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DogWalk zero-day squashed on August Patch Tuesday

In addition to a long-simmering bug in the Microsoft Support Diagnostic Tool, Microsoft corrects a sizeable number of flaws in its Azure Site Recovery product.

Microsoft resolved the DogWalk zero-day vulnerability on August Patch Tuesday, more than two years after a researcher reported it to the company.

Microsoft issued two advisories and patched two revised Common Vulnerabilities and Exposures to go along with 121 unique new CVEs, including 17 rated critical. The revised CVEs refer to .NET Framework DoS vulnerabilities -- CVE-2022-26832 and CVE-2022-30130 -- that had been released earlier this year. Customers should install monthly rollup KB5016268 on Windows 8.1 and Windows Server 2012 R2 systems that run .NET Framework 3.5 to get full protection from the vulnerabilities.

Microsoft corrects zero-day code-named DogWalk

Actively exploited in the wild, a Microsoft Support Diagnostic Tool (MSDT) remote-code execution vulnerability -- CVE-2022-34713 -- rated important was resolved by Microsoft on August Patch Tuesday. The zero-day, which was also publicly disclosed, affects all supported Windows OSes.

Chris Goettl

"There is functional code available, so more threat actors can get their hands on it and start to utilize it," said Chris Goettl, vice president of product management for security products at Ivanti, an IT asset and endpoint management company. "Because it has been confirmed in attacks in the wild, that definitely increases the concern."

Microsoft's notes indicate CVE-2022-34713 is a variant of the DogWalk vulnerability first reported to Microsoft by researcher Imre Rad in 2019, but a Twitter thread with Microsoft engineer Johnathan Norman confirmed the August Patch Tuesday security update will correct DogWalk.

Both DogWalk and the Follina zero-day (CVE-2022-30190) that Microsoft corrected on June Patch Tuesday capitalize on flaws in the MSDT. Both rely on the user on the vulnerable system to open a specially crafted file, such as an email attachment or a file downloaded from a website, to trigger the exploit.

Despite the reports of active exploitation, this bug is only rated important, but the presence of functional code should motivate administrators to resolve the CVE quickly.

"There are most likely nation-states and other threat actors playing with this one, so it should be at the top of the patching list for administrators this month," Goettl said.

Multiple fixes released for Exchange Server

Microsoft corrected six flaws -- CVE-2022-21979, CVE-2022-30134, CVE-2022-34692, CVE-2022-21980, CVE-2022-24477 and CVE-2022-24516 -- in the on-premises Exchange Server messaging platform.

The information disclosure flaw -- CVE-2022-30134 -- could enable a threat actor to read email stored on the Exchange Server. While only rated important, the bug should get top patching priority due to its heightened visibility as a publicly disclosed vulnerability.

Resolving most of these Exchange Server vulnerabilities will require extra work from administrators. According to Microsoft, Windows Extended Protection should be enabled on Exchange Server systems to combat man-in-the-middle attacks. Microsoft provides lengthy documentation and a PowerShell script that automates the setup process for Exchange Server 2013 CU23, Exchange Server 2016 CU22 and Exchange Server 2019 CU11 or later. All the systems also need the August Patch Tuesday security updates installed.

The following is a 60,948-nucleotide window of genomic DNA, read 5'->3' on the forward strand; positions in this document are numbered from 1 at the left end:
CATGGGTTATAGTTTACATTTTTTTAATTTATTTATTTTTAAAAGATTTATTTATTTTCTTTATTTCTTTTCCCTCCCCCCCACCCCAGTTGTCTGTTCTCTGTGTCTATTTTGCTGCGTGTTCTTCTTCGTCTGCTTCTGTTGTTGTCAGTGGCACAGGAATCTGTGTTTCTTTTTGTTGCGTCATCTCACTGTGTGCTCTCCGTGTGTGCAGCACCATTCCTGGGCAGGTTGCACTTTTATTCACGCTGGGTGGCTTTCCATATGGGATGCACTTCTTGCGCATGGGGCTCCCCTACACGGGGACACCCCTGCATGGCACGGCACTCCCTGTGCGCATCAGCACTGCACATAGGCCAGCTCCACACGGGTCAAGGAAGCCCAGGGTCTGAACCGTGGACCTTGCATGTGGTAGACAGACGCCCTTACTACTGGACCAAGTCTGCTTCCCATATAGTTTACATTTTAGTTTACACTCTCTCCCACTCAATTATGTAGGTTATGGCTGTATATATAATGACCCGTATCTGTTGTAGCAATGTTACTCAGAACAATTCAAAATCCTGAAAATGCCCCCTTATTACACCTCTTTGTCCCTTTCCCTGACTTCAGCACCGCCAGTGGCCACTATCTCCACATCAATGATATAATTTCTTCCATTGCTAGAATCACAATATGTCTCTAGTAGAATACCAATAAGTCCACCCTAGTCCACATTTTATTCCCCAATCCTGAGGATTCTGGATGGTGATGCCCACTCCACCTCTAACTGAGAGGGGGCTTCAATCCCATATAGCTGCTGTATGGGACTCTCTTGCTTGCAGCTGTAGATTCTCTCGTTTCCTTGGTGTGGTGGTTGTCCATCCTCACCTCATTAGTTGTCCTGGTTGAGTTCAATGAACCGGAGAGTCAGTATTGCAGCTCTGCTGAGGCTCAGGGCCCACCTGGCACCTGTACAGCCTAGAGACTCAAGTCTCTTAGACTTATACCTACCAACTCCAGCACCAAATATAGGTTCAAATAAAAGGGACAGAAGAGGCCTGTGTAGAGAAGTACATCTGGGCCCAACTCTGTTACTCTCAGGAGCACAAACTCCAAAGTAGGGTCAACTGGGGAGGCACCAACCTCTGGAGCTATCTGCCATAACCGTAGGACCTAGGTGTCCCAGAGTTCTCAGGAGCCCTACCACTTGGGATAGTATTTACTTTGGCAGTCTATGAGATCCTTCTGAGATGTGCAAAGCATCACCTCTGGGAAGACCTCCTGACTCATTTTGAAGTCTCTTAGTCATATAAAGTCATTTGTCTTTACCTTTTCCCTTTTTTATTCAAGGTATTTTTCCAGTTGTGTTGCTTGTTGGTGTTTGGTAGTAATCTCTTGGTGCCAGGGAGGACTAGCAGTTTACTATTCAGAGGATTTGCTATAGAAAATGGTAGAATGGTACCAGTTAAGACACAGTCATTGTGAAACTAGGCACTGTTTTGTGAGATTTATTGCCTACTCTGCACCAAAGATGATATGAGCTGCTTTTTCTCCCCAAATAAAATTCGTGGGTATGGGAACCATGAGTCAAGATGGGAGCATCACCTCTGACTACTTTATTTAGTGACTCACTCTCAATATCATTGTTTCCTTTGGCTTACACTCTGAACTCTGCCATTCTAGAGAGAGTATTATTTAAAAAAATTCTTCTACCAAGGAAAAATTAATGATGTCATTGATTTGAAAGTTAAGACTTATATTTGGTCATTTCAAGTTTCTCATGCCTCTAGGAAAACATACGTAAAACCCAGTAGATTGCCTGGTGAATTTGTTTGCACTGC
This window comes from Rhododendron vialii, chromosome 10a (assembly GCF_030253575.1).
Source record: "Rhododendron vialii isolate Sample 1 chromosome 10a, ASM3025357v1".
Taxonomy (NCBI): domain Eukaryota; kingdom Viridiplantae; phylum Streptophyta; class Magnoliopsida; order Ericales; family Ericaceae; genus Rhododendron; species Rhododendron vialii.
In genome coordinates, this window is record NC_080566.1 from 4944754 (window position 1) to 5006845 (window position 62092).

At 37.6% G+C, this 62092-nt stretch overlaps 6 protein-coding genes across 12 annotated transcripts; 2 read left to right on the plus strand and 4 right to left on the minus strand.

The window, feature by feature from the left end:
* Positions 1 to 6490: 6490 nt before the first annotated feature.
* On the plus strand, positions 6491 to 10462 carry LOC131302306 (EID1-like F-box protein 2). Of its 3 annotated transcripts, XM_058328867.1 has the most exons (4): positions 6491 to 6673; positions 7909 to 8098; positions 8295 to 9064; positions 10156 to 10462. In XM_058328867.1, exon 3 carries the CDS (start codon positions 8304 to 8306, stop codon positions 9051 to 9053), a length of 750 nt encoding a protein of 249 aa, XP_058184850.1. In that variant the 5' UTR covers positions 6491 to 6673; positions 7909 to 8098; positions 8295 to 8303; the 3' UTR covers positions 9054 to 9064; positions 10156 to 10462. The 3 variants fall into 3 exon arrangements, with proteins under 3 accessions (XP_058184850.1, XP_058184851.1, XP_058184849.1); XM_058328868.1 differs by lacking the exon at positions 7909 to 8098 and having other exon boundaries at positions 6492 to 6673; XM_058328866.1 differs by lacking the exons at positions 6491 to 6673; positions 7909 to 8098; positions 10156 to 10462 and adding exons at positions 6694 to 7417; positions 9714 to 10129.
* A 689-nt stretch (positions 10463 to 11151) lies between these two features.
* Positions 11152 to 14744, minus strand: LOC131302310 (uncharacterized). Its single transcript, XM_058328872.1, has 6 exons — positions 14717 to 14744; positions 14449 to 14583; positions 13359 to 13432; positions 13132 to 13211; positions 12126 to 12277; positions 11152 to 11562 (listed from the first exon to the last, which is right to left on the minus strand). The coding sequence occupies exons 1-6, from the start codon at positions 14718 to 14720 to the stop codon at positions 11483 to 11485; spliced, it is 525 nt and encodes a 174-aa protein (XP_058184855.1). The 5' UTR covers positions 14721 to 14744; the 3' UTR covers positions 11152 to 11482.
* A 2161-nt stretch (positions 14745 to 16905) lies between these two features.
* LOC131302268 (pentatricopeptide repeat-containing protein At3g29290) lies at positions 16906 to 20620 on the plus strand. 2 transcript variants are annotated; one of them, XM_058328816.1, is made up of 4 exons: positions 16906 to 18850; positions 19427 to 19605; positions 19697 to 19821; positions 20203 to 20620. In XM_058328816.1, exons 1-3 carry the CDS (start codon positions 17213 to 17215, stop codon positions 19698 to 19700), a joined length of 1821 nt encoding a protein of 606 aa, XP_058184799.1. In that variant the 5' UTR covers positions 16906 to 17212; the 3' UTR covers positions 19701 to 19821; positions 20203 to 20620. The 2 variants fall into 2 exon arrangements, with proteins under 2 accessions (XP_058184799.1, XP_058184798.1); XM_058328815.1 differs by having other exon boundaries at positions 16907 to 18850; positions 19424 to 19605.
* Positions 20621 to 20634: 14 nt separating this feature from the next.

"I would say CVE-2022-30134 bumps up the urgency, so Exchange admins won't want to let this linger for too long," Goettl said. "Especially because it requires a little bit more investigation if they haven't done the [Windows] Extended Protection yet. This could be a larger project than just patching Exchange."

Patches related to printing will require diligence

Microsoft resolved two printer spooler elevation-of-privilege vulnerabilities -- CVE-2022-35755 and CVE-2022-35793 -- and removed a temporary mitigation for a Windows Key Distribution Center information disclosure vulnerability known as CVE-2021-33764. The company released a patch for the latter flaw in July 2021 that tightened security related to the Kerberos authentication protocol. 

As a result of this mitigation removal, devices on the network that use smart card authentication and aren't RFC 4456-compliant -- such as printers, scanners and multifunction devices -- could stop working. Microsoft had issued a knowledge base article -- KB5005408 -- to help administrators find and either update or replace these noncompliant devices before the hardening enforcement deadline on August Patch Tuesday.

"Any printers that are noncompliant will start to be denied, so once again printer functionality might be a headache for some until those printers have either been upgraded or removed," Goettl said.

Azure bugs dominate August Patch Tuesday

Customers who use services related to Azure should review the security updates closely as more than a third of this month's fixes relate to the cloud platform, including eight CVEs for the Azure RTOS GUIX Studio and 34 CVEs for Azure Site Recovery.

The number of corrections for the cloud-based disaster recovery tool surpassed the 33 fixes released in the July Patch Tuesday security updates and affect organizations that use a VMware-to-Azure setup. Microsoft released extensive documentation that explains how to protect vulnerable systems at this link.

Goettl said administrators will need to be adept at finding the affected infrastructure and have the stamina to execute all the manual configuration work properly.

"There's a lot of complexity to deal with, just like the last time around, but the sheer number of these vulnerabilities is a bit startling," Goettl said.

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